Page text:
Four years after opening, Nationals Park is finally attracting the kind of development envisioned by ballpark proponents, drawing restaurants, retail and residential to a struggling area of D.C.
A review of all the development in the area of the home of the Washington Nationals shows some solid progress at work. Gone is a concrete plant on the Anacostia River, to be replaced by a retail and residential complex. A bike trail along the river links with the ballpark with the rest of the city. An empty hole between the ballpark and the Metro station is set to be a long-awaited retail and office complex. And a few blocks away Forest City Washington is building a new complex with six restaurants, a brewery and a bakery.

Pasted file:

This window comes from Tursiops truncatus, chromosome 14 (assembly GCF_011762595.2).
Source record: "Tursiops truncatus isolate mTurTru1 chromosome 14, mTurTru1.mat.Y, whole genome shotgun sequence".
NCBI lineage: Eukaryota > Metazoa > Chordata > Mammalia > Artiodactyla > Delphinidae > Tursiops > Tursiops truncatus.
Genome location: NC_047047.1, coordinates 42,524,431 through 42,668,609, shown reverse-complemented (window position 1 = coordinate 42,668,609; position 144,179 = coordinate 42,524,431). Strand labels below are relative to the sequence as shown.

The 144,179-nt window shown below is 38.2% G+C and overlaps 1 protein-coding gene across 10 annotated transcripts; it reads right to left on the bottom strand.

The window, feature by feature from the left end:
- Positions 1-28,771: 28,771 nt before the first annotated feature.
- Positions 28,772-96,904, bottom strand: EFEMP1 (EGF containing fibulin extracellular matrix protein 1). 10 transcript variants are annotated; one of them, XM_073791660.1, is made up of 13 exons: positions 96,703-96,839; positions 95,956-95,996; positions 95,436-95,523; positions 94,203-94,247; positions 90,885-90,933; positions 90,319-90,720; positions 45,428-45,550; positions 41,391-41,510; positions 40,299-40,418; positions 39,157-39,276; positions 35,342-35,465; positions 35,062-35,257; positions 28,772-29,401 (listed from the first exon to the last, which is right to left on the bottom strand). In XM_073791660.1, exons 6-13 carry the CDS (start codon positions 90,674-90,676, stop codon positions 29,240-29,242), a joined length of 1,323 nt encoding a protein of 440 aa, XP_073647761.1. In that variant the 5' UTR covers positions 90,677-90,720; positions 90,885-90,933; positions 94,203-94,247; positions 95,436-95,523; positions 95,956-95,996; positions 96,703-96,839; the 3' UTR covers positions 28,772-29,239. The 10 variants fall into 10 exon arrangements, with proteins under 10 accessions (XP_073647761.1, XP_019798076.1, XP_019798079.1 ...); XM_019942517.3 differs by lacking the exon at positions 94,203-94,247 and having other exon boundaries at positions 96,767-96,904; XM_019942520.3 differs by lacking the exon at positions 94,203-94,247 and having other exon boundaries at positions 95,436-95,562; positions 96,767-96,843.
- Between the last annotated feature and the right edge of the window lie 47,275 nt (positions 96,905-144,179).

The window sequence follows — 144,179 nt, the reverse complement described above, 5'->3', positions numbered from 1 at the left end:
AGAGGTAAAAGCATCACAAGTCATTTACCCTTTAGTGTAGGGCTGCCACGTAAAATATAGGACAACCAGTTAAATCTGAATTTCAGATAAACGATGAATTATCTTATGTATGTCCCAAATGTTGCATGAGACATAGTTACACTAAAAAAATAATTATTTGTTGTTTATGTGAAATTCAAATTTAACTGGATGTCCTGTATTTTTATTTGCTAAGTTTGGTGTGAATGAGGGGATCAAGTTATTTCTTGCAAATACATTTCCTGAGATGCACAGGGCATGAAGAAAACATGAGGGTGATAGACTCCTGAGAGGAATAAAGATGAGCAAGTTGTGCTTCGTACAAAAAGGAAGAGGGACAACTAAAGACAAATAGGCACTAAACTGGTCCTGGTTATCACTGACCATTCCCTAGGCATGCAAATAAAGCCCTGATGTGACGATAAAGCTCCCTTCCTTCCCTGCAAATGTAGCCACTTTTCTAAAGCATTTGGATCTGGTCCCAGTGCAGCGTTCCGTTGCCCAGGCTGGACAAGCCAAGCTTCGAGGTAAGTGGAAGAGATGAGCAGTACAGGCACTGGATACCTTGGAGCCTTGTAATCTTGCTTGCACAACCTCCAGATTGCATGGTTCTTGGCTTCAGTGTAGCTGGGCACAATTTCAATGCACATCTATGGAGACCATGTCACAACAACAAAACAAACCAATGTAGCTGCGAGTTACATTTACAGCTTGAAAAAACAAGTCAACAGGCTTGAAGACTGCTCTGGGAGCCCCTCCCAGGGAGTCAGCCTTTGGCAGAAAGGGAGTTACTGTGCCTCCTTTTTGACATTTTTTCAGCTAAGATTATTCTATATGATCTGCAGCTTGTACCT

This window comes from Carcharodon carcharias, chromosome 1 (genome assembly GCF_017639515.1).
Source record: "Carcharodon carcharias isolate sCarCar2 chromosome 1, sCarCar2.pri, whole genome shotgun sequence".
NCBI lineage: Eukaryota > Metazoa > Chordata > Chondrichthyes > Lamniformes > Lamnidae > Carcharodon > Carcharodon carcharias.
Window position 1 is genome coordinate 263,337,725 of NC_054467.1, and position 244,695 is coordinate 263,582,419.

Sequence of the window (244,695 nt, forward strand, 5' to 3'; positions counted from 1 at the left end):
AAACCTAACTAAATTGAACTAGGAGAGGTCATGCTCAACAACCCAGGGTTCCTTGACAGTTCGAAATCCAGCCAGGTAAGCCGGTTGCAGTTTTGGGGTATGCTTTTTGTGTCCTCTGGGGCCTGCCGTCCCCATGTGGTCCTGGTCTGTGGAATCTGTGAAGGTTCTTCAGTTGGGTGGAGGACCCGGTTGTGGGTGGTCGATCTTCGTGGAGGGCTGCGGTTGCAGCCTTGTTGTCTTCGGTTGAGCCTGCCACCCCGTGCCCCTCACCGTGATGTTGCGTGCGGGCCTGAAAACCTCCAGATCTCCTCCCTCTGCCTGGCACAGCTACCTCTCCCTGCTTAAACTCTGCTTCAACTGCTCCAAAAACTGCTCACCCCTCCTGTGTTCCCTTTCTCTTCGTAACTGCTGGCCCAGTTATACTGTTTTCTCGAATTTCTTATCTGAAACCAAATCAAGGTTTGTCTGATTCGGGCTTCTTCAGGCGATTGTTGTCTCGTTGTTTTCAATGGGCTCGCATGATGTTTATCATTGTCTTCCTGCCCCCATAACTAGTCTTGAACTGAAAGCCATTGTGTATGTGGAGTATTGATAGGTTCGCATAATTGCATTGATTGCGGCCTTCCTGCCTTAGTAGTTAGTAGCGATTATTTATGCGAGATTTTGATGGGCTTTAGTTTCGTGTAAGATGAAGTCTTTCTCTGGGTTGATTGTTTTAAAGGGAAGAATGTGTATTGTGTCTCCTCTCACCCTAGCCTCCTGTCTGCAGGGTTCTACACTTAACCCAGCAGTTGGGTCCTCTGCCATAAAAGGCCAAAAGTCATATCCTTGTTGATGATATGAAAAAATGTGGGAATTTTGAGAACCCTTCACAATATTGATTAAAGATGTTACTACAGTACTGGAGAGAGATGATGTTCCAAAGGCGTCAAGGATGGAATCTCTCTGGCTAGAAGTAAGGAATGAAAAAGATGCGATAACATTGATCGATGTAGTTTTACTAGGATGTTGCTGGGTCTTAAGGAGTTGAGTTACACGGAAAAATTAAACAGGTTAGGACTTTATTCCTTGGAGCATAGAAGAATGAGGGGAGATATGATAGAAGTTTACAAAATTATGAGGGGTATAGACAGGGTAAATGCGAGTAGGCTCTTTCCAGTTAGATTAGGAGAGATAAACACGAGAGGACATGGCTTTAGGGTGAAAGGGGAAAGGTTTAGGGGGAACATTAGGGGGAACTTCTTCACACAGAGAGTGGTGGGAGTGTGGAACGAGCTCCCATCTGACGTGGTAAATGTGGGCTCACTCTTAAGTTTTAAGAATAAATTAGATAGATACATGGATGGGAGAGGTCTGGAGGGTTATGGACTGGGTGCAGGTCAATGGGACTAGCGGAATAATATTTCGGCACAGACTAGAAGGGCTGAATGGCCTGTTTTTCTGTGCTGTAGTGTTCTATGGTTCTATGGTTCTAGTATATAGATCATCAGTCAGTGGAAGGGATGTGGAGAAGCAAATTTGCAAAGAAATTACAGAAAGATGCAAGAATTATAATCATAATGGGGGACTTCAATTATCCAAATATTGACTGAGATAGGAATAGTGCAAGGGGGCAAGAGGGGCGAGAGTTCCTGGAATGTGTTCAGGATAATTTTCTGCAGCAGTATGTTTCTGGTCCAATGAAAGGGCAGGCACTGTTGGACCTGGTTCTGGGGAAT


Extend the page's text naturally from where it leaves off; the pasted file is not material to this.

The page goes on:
Of course, the conventional wisdom among anti-ballpark economists is that development would happen anyway, that construction of a facility drawing 30,000 fans on a game night won’t materially affect the economic conditions in an area. We will never know whether this development would have occurred without the presence of a ballpark. But let’s face it: the development did happen with the presence of a ballpark, and many principals involved attribute the presence of Nationals Park as being a reason for large-scale investment in a run-down part of the District of Columbia. And in other Major League Baseball cities — like Denver and San Diego — new ballparks have had a material impact on the surrounding neighborhoods. While the D.C. development still needs to play out, the ingredients are all there to proclaim the funding of the ballpark as an economic success — and with the Nats in first place and generating lots of enthusiasm, we expect even more fans to be flooding the area.
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